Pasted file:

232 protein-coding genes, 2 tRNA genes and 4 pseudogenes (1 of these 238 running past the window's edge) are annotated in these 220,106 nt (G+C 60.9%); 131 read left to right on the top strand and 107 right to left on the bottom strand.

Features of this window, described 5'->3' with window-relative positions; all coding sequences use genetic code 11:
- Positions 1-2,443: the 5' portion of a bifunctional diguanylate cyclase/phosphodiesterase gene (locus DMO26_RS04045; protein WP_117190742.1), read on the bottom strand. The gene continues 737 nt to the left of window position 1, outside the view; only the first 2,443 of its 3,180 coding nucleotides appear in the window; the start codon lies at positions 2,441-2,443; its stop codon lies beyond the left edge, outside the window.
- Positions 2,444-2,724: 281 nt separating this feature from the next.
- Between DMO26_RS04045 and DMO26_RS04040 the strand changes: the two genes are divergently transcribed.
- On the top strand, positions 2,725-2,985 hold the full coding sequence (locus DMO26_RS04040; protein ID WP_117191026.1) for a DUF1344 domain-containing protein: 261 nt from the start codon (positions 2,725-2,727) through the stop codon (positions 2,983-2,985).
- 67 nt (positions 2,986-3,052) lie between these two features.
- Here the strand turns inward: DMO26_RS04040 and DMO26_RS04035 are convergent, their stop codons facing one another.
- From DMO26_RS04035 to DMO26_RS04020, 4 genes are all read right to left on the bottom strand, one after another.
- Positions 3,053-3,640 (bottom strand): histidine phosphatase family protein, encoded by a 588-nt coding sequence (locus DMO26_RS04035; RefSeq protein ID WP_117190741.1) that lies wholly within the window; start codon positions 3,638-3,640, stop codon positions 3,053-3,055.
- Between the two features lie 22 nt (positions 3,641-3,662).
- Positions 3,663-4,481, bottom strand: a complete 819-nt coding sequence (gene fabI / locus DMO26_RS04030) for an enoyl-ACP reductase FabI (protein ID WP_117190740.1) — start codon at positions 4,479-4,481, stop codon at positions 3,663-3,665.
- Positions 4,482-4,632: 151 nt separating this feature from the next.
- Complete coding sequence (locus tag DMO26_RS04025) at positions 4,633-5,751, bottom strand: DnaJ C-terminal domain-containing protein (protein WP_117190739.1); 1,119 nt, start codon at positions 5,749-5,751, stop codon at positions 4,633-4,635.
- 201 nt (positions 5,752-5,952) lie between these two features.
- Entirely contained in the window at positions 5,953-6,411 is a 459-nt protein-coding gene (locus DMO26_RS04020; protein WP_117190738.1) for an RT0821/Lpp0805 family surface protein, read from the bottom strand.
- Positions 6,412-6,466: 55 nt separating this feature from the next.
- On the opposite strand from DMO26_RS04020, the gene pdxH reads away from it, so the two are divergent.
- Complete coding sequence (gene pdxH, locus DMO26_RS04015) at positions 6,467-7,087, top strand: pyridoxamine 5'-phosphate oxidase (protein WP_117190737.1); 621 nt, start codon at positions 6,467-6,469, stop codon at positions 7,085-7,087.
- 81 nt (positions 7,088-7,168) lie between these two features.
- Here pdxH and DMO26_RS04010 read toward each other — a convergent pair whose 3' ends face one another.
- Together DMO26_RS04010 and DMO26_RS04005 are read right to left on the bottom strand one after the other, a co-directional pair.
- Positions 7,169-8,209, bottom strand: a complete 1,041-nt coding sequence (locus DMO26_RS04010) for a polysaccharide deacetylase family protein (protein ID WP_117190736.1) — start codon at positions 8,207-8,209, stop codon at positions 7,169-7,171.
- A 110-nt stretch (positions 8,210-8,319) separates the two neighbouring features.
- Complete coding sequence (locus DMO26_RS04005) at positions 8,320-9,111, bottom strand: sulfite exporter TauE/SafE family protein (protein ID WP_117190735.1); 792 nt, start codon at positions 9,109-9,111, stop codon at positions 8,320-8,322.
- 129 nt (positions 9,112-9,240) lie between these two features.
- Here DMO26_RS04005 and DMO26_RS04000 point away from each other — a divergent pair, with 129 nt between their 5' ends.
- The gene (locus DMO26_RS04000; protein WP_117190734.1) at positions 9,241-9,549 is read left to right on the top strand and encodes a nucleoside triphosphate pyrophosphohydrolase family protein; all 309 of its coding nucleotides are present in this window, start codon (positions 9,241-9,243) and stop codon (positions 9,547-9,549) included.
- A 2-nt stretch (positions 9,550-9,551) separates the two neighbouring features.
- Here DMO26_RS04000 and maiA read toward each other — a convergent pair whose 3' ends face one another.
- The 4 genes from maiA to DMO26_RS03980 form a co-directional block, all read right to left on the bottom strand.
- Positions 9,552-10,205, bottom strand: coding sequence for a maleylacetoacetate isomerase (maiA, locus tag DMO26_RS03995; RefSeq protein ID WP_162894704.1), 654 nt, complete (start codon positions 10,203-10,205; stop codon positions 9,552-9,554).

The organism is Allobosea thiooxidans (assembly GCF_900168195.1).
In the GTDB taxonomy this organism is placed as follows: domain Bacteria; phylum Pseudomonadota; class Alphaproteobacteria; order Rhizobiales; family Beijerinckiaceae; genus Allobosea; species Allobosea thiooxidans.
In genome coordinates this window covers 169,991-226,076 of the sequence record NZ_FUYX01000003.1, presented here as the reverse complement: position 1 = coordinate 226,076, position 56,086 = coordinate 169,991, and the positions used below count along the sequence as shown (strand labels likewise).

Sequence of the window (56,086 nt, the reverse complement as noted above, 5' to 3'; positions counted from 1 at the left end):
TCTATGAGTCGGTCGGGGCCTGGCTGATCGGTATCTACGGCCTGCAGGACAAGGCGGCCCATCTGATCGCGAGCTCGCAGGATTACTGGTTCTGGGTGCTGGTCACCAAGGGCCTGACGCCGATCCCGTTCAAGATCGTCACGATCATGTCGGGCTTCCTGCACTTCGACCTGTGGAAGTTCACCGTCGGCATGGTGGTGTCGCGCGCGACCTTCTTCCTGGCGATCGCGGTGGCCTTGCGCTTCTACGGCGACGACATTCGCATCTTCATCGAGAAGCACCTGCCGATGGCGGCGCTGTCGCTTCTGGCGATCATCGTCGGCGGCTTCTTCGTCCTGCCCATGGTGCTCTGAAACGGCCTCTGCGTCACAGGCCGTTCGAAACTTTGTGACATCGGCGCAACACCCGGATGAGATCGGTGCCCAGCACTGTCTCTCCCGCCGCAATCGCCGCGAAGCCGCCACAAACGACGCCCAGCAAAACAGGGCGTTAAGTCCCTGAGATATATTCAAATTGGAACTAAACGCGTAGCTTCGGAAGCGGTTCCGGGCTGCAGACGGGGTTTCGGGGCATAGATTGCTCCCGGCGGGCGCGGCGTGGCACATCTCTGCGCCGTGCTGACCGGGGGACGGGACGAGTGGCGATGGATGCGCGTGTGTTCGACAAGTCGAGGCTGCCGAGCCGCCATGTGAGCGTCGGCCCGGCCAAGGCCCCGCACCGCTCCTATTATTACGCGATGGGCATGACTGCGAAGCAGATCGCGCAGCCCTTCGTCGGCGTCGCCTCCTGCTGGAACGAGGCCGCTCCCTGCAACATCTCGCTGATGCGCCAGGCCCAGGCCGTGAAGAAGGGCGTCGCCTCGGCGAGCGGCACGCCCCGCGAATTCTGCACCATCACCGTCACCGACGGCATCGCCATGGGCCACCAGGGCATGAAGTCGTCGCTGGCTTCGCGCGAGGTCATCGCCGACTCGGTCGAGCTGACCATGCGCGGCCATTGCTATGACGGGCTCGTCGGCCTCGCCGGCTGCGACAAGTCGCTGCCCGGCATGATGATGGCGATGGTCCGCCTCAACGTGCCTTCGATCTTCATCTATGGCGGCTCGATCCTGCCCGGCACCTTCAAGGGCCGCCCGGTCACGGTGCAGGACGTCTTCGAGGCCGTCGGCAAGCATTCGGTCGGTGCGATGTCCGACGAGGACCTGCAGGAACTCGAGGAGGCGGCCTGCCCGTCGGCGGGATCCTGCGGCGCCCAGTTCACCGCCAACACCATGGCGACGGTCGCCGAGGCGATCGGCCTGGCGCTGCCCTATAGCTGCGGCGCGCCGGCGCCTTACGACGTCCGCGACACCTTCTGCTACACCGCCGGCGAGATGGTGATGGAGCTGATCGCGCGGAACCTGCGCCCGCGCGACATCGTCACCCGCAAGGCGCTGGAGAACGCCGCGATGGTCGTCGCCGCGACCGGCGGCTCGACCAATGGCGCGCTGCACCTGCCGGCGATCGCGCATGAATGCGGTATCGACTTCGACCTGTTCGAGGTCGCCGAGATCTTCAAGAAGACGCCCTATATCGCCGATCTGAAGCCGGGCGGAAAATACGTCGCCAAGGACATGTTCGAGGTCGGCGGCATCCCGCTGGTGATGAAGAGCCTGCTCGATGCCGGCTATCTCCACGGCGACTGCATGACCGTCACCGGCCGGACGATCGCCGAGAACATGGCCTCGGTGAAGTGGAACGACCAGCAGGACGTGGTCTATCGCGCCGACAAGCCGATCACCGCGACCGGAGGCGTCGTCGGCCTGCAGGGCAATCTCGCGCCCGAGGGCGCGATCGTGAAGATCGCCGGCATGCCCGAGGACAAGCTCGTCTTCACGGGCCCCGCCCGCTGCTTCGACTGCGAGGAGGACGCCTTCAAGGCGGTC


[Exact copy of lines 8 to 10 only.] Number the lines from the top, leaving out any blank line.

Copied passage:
- Here the strand turns inward: DMO26_RS04040 and DMO26_RS04035 are convergent, their stop codons facing one another.
- From DMO26_RS04035 to DMO26_RS04020, 4 genes are all read right to left on the bottom strand, one after another.
- Positions 3,053-3,640 (bottom strand): histidine phosphatase family protein, encoded by a 588-nt coding sequence (locus DMO26_RS04035; RefSeq protein ID WP_117190741.1) that lies wholly within the window; start codon positions 3,638-3,640, stop codon positions 3,053-3,055.